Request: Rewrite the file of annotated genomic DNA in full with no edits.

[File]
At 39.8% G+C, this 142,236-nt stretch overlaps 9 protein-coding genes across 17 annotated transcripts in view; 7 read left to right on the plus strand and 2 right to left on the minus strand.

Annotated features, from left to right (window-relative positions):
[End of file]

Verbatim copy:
At 39.8% G+C, this 142,236-nt stretch overlaps 9 protein-coding genes across 17 annotated transcripts in view; 7 read left to right on the plus strand and 2 right to left on the minus strand.

Annotated features, from left to right (window-relative positions):